Children whose behaviour is deemed to be inappropriate, dangerous, confrontational, provocative or uncooperative will be:
Reporting and Recording
Continuity and Progression
Close co-operation between all members of staff ensures the understanding and implementation of agreed expectations and outcomes.
Okehampton Primary Parent Guide on Anti- Bullying
This is a statement of the principals and strategies for the management of bullying at Okehampton Primary School. It supports the school’s Behaviour Policy and Anti Bullying Policy.
We define bullying as the persistent and/or premeditated victimisation of a child by one or more persons. This may include physical, verbal and mental abuse or intimidation. The logs kept in school will help to identify these children.
Generally we do not perceive bullying to refer to the arguments, disagreements, disputes or occasional assaults that children sometimes become involved in. However, it is the duty of all staff to establish whether the reported incident is bullying or unacceptable behaviour and to deal with the matter in an appropriate manner. It is then the responsibility of staff to make this distinction clear to children.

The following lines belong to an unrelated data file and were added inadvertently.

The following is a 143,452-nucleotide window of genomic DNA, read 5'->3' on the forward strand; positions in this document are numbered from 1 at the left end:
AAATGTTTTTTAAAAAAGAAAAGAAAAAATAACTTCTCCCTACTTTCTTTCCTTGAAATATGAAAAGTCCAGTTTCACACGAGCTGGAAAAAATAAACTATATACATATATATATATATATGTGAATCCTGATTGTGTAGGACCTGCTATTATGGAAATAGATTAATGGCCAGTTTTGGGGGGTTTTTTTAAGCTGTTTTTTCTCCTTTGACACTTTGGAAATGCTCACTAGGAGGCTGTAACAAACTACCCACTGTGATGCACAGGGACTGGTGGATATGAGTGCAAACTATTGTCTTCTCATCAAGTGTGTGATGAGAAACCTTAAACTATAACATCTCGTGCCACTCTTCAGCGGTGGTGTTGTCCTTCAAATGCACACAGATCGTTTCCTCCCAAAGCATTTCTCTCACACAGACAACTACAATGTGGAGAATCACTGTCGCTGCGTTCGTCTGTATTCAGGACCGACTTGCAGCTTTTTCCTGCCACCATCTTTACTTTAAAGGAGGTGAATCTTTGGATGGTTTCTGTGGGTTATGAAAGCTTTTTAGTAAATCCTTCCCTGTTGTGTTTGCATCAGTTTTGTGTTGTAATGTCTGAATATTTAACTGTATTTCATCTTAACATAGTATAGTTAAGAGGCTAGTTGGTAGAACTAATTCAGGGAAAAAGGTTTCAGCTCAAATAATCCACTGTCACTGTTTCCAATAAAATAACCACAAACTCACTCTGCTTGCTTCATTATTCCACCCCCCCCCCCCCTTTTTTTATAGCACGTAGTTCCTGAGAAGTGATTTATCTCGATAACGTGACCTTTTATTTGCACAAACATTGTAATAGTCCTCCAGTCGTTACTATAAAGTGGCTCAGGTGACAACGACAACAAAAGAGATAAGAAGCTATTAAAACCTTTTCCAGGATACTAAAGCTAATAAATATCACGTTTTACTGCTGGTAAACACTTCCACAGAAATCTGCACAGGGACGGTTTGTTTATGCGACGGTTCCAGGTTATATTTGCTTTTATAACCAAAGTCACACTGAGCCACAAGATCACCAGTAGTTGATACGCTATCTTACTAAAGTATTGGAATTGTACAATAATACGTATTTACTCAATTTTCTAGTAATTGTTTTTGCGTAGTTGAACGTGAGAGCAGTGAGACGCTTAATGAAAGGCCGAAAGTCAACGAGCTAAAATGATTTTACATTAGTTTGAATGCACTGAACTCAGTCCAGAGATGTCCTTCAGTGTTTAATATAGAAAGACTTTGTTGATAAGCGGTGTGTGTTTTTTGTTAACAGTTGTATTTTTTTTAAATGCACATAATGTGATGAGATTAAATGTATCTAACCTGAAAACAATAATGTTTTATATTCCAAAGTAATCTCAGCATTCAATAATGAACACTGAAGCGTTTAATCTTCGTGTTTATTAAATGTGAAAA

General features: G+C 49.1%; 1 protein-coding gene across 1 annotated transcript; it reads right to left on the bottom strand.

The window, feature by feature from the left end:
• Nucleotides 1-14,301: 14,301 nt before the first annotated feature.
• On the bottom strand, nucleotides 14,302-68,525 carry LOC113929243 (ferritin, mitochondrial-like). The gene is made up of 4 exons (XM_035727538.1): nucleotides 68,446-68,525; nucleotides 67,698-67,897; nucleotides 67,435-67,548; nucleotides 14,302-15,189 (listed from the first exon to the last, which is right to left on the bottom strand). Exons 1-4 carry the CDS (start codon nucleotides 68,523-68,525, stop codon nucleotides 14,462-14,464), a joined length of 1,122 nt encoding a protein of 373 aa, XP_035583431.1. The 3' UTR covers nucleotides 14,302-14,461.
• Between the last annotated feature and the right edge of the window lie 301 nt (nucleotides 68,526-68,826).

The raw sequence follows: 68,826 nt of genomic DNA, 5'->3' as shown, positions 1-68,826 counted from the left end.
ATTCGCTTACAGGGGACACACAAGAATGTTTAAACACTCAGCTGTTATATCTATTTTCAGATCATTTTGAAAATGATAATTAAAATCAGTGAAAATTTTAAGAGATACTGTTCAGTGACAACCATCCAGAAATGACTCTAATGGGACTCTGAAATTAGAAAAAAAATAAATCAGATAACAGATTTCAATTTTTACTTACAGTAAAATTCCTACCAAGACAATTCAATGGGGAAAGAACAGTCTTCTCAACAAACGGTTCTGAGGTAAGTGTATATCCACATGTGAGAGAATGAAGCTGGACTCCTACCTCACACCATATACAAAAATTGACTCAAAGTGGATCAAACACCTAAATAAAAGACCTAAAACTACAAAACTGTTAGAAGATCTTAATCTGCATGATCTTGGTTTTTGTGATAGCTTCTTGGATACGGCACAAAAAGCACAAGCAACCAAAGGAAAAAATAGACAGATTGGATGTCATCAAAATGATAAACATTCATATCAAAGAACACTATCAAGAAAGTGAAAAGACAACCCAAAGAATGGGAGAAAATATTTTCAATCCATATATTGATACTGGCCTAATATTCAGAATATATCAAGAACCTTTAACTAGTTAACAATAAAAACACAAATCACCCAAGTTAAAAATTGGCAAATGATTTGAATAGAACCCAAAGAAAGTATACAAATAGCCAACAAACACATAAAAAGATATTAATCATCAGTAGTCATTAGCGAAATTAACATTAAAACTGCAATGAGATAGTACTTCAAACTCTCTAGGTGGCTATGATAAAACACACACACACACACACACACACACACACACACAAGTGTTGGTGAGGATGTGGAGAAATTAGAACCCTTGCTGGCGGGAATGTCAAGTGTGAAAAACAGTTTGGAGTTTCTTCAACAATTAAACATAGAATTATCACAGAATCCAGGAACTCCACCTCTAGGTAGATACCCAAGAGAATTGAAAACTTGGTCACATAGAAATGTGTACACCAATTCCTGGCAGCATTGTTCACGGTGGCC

We are explicit in our intolerance of bullying. Any reported incident will always be recorded on incident sheets, investigated promptly and appropriate action taken.
All parties will be spoken to at length, especially the perpetrator, so that they are made fully aware of the consequences of their actions.
The strategies and sanctions to be employed are outlined in the school’s Behaviour Policy. Where parents are informed they will be included in monitoring future behaviour.
We encourage parents, staff and children to report all bullying incidents.
Our Anti -Bullying policy is available on this website and in s